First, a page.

***

‘The Girl with the Gold Bikini’ is available in all good bookshops and online at retailers such as Booktopia and Readings.

You can read more about the book here.

I’m doing a few events around the place to celebrate the book’s release. You can check them out here. I’ll post more as they come up.

YAY!

Cheeky and enlightening – my review of ‘Mullumbimby’ by Melissa Lucashenko

14 May

mullumbimbyMullumbimy is Melissa Lucashenko’s fifth novel and is, as the name suggests, set in northern New South Wales.  The protagonist, Jo Breen, is an Aboriginal woman who uses her divorce settlement and the money she earns mowing grass at the Mullumbimby cemetery to buy a block of farmland. She sees this as her own way of reclaiming Bundjalung country and the process of returning her land to health is deeply satisfying.

Jo’s life is already complicated by her artistic and moody teenage daughter and becomes more so with the arrival in town of an outsider, Twoboy. Twoboy and his brother are down from Brisbane to initiate a land claim which stirs up a hornet’s nest of conflicting interests in the area. Jo is reluctant to get embroiled in what promises to be a messy fight. Twoboy, however, is dreadlocked, devastatingly handsome, heterosexual and apparently single. This is practically a miracle as far as Jo is concerned.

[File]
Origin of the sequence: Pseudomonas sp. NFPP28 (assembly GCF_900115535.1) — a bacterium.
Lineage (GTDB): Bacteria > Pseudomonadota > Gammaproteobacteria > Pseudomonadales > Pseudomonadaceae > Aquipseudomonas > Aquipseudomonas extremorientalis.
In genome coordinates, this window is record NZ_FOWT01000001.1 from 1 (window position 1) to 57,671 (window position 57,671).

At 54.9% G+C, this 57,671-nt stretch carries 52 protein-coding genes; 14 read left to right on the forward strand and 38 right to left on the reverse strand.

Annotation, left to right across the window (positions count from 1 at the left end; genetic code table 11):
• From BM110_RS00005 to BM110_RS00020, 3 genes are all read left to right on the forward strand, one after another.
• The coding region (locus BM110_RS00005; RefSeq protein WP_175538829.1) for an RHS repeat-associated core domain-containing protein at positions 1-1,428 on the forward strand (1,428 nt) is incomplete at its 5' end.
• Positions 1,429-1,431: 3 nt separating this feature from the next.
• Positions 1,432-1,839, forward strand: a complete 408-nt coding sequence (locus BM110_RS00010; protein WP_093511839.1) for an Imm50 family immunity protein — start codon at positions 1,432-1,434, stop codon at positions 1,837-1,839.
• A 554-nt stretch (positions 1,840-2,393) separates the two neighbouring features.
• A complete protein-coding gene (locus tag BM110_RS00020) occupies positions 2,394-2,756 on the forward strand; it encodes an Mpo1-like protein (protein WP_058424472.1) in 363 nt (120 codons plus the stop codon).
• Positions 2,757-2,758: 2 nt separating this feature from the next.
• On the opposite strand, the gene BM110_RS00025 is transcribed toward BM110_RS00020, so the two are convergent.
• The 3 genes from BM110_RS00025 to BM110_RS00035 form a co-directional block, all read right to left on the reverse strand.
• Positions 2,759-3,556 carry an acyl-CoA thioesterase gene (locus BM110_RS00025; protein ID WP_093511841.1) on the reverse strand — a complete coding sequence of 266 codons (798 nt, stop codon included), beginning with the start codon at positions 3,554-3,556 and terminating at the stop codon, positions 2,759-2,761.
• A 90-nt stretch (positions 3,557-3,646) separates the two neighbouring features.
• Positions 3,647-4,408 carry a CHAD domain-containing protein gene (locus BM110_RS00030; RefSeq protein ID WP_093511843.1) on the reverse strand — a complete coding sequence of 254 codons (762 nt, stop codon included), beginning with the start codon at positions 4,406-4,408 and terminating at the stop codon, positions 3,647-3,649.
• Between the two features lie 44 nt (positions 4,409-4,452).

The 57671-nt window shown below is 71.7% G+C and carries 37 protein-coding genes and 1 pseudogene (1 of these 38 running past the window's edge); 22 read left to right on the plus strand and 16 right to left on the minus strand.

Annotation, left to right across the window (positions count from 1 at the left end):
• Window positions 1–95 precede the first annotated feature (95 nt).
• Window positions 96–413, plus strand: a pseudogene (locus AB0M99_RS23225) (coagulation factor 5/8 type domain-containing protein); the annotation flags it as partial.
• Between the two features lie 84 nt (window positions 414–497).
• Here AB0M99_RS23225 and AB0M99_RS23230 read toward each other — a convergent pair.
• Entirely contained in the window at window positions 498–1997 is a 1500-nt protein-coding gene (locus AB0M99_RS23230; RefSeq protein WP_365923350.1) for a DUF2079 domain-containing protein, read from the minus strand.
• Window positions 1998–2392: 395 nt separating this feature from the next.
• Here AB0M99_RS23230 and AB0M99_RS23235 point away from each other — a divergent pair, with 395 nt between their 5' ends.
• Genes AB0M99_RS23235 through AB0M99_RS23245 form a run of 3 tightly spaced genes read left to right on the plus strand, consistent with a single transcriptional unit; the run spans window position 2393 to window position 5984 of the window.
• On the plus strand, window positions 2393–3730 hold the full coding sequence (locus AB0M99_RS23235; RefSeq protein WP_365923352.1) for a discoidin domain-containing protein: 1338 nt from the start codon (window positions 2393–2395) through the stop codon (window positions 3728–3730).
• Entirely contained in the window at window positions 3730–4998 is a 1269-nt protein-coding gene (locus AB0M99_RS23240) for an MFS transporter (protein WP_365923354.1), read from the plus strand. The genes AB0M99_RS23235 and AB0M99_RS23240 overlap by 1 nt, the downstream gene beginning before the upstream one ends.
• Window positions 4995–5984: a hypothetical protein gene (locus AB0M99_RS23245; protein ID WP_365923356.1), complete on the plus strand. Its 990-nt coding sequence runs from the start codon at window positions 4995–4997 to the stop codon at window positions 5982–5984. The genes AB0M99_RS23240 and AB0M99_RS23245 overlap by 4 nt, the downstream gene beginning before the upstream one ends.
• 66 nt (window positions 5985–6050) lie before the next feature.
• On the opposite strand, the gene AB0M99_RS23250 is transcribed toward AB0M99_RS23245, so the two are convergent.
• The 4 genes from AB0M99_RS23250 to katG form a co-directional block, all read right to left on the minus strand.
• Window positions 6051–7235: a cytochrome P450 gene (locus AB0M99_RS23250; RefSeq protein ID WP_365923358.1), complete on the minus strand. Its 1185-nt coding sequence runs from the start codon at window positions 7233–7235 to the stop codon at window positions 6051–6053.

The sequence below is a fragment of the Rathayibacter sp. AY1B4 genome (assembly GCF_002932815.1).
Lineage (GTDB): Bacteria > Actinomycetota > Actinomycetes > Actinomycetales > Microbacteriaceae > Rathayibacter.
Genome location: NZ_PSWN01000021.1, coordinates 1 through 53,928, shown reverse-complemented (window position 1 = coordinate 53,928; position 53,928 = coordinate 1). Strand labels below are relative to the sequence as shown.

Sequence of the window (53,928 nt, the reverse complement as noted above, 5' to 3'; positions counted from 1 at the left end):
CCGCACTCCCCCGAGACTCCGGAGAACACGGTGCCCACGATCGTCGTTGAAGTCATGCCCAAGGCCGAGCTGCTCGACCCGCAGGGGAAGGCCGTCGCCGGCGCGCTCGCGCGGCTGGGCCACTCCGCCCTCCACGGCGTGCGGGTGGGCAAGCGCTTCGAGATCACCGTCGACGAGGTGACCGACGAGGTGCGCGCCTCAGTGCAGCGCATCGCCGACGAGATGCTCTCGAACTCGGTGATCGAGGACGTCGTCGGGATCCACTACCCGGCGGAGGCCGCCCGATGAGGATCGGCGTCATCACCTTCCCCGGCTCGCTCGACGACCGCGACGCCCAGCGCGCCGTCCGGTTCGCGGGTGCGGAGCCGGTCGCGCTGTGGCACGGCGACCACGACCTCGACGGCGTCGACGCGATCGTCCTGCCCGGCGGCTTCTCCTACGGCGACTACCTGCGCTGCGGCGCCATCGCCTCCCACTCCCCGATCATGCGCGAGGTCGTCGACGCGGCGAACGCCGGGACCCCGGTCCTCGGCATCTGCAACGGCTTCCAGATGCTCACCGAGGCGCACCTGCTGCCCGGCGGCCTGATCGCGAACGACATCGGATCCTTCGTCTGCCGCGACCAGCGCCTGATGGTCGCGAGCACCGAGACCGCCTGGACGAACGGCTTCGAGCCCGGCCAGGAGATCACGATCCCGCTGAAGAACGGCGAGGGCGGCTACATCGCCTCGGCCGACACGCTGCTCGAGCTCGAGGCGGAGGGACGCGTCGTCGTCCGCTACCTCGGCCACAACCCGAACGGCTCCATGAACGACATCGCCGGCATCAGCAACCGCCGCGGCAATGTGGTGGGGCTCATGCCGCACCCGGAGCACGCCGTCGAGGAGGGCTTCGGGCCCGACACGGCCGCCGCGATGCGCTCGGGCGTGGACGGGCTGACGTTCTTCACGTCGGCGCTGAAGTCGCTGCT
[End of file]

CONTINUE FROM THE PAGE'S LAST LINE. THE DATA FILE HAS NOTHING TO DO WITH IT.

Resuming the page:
Jo also has to come to terms with her new neighbours, including the farmer Rob Starr, who wears expensive boots and erects fences where none seem needed and Granny Narrung, an Aboriginal Elder who Jo initially dismisses for her old-fashioned and uptight Christian ways.

The book is full of cheeky humour and witticisms, such as when Jo first sights Twoboy coming out of a bookshop and immediately wants to rush in and find out what he bought, ‘… hoping – please, oh please – that it wasn’t Armistead Maupin.’

I enjoyed the way Lucashenko used Bundjalung words throughout the novel. This added richness to the story and a glossary at the back provides a handy reference. Jo is troubled by how little she knows about the spirituality of Bundjalung culture and is wary of the looming peak of Wollumbin. ‘She knew Wollumbin was strong men’s business, and to be avoided at all costs.’ The difficulty of maintaining Bundjalung culture and links to land is an ongoing theme throughout the book. The fraught issue of native title is also handled with honesty and insight.

This book can be enjoyed simply as a well-told yarn, but particularly for those of us who live in this area, it is so much more. Mullumbimby offers a window into the living Bundjalung culture and the meaning of the Country which I found both moving and enlightening. It is also a page turner – highly recommended.